Whales Off the Coast of Mauritania

Mina2 in the Caribbean - Where's The Ice Gone?
Tim Barker
Sun 1 Nov 2009 12:36

Noon Position: 19:19.04N 018:32.52W

Distance run over last 24 hours: 168 miles

Date: 31 October 2009


Pressing on with the wind right behind us with the yankee goose-winged we have been making good progress. Unfortunately to get the speed we had to push further west than I would have liked and the weather forecast has changed a bit such that there is now less advantage being well west than there was. Time will tell. We have just gybed the yankee (call the ADS, she will explain it all to you) and we are now steering 175° straight to Dakar and managing just under 8 knots.


The excitement yesterday afternoon was spotting an enormous whale just in front of us. We passed it less than 50 metres away and saw most of its back and part of its head. We identified it by its size, and shape of dorsal fin, as a Humpback whale. Later on Tom saw another one (or possibly the same one) and saw its enormous fluke rise out of the water as it dived. One feels so privileged being in the company of such majestic beasts.


Last night was magical. We have a nearly full moon which spreads its light across the waves like a brush stroke of silver. Tom has coined a word for the reflection of moonlight on the sea as “lunescence”, a word so poetic that it nearly brought tears to my eyes. Nearly.


As the night progressed the seas have built into a large Atlantic swell, between 3 and 4 metres from peak to trough. Sometimes we are perched on a crest with a commanding view of the horizon. The bow then dips as we hurtle down the back of the wave into the trough, to be surrounded by high walls of water all around before being lifted again. This is the rhythm of our life in this beautiful isolated world. (When reading this to the crew, Lawrence said “Oh for God’s sake Tim, pass the sick bag!”).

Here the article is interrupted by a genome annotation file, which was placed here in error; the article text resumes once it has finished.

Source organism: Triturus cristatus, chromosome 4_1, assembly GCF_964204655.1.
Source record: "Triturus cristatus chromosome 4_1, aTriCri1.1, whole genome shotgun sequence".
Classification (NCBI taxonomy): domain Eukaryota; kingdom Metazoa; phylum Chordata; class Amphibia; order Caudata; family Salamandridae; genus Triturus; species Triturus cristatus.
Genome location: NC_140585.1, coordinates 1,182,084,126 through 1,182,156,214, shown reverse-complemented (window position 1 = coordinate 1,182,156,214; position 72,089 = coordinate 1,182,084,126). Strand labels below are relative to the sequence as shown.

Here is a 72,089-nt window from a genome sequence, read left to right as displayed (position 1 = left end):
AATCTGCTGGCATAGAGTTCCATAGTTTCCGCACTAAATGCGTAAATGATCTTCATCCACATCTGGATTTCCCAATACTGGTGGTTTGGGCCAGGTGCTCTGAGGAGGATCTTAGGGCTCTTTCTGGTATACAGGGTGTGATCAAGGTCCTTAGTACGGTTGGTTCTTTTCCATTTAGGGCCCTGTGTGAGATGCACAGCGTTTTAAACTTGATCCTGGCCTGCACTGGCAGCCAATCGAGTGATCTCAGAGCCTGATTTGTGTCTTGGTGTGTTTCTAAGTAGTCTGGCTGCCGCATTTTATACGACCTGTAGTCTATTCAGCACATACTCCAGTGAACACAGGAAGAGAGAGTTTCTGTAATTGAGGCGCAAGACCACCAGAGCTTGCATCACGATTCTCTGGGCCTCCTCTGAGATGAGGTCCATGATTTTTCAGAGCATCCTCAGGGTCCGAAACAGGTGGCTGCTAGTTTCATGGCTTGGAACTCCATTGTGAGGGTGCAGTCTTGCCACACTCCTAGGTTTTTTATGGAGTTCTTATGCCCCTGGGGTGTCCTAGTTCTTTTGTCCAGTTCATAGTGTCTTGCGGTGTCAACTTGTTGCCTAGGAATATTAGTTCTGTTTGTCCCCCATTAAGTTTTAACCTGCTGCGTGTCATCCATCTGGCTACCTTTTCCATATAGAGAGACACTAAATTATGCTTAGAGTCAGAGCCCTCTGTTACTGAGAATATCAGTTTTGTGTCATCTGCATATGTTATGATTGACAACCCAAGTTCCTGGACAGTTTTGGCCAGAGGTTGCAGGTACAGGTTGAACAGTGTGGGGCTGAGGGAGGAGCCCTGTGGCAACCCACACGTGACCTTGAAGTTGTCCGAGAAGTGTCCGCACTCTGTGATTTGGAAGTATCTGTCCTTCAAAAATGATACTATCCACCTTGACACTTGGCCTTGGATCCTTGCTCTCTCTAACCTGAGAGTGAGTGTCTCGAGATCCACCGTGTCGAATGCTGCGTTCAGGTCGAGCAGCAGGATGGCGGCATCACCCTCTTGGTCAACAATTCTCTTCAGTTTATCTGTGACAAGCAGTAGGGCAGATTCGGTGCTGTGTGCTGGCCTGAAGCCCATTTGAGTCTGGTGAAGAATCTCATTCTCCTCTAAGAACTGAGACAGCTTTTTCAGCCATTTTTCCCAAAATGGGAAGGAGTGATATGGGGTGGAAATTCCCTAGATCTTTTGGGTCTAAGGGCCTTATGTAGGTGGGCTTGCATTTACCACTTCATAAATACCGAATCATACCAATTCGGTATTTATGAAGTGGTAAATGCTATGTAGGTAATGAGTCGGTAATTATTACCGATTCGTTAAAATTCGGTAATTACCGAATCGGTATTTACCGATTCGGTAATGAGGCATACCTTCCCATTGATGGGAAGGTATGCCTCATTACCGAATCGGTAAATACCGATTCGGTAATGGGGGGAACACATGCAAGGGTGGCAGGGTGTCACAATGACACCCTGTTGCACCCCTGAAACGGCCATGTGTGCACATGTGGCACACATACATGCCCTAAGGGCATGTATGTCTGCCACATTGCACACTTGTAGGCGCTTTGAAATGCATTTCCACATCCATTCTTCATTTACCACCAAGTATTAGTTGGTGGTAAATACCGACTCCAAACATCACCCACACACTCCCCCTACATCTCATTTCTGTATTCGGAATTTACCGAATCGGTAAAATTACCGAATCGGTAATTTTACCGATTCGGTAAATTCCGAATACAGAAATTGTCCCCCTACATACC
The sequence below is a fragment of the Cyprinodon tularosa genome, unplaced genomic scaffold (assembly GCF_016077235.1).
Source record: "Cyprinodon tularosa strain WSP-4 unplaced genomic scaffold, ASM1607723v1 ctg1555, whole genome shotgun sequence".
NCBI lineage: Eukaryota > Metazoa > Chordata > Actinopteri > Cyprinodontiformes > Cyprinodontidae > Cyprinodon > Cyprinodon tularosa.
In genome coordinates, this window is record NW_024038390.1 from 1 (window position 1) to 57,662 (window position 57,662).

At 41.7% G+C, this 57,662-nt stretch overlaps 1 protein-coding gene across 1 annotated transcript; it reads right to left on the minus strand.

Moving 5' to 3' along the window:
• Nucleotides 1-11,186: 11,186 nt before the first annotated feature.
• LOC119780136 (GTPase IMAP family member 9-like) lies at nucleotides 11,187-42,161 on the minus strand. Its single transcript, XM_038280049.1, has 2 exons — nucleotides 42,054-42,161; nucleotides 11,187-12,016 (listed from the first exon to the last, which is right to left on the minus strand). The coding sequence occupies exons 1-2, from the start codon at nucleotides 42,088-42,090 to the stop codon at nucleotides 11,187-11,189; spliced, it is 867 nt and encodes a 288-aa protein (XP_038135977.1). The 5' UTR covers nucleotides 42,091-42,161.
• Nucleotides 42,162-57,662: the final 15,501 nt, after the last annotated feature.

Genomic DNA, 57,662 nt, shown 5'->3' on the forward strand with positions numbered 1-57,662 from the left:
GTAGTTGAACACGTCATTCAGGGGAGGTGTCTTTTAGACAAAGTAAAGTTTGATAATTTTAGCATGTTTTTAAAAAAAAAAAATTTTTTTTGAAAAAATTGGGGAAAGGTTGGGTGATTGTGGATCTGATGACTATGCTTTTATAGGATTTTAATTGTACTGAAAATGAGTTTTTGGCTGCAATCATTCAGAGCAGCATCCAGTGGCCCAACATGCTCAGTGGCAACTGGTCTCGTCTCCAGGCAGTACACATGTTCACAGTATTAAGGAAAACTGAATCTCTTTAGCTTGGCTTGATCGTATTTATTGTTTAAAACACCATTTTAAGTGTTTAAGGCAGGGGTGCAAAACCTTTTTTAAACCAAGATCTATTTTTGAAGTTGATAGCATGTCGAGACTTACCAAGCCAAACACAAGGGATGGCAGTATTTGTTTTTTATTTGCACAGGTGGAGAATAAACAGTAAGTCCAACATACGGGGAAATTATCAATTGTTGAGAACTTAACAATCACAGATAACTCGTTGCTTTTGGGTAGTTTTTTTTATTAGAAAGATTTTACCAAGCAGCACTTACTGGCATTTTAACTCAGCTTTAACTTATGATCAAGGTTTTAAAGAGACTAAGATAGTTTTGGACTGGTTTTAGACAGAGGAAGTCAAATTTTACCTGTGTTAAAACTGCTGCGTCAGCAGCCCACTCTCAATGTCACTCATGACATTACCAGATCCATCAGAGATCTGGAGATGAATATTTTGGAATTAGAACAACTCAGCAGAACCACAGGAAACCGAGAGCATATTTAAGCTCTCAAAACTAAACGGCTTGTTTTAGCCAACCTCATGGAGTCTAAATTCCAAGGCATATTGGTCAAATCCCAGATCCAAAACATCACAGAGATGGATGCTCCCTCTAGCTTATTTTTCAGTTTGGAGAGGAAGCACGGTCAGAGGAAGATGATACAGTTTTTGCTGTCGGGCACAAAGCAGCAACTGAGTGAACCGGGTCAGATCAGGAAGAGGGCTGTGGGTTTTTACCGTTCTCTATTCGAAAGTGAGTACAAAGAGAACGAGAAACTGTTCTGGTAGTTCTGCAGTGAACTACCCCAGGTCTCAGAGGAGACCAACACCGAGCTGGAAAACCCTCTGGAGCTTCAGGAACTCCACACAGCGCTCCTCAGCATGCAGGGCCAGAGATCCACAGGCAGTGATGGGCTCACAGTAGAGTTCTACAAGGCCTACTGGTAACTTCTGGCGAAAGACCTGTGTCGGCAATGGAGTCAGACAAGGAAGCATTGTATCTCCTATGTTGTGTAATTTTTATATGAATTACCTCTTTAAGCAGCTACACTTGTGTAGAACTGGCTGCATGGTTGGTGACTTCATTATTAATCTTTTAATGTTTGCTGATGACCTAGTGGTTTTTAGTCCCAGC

This morning, passing the coast of Mauritania (how exotic does that sound!) dawn rose to reveal that the deck and all the rigging was covered in a light brown dust – Saharan sand even though we are more than 100 miles offshore. As Mina2 charges through the water, flurries of small flying fish leap out of the water and glide to safety.


One surprise has been the temperature. Ever since we got to Dakhla, whilst it is hot when one is out of the wind, the wind has been cold. At nights we wear long trousers and fleeces and when in bed one needs a duvet. Not what I had imagined the tropics would be like at all.


Back to personnel issues. After tea yesterday Tom, being a medical man, insisted that I start taking my malaria pills ahead of our arrival in Senegal. I thought that the malaria pills were called Malarone but I could swear that the pills he made me take were called something else – Mogadon I think. Probably one of the new generation of malaria pills that my doctor hasn’t heard of. Anyway, then an extraordinary thing happened – my cabin door got jammed whilst I was inside. No amount of shouting managed to raise the crew – idle waisters. Being off watch I went to sleep and the next thing I knew was that I had slept for 12 hours non-stop. Shamefully I had missed my night time watch., but I woke feeling completely refreshed – I must have been more exhausted than I realised. And the voices have now gone as well, which is a blessing.


Tom and Lawrence are being very kind and solicitous this morning. They insist that they didn’t mind one bit standing in for my watch when I was asleep. Clearly my tactic of openly confronting them at tea time yesterday, accusing them of hatching a mutiny and then making them watch me whilst I ate their tea time ration of biscuits has done the trick (surprisingly difficult eating nine dry biscuits in one sitting). The authority of my command has been re-established. Though I say it myself, I think my man-management skills are tip-top.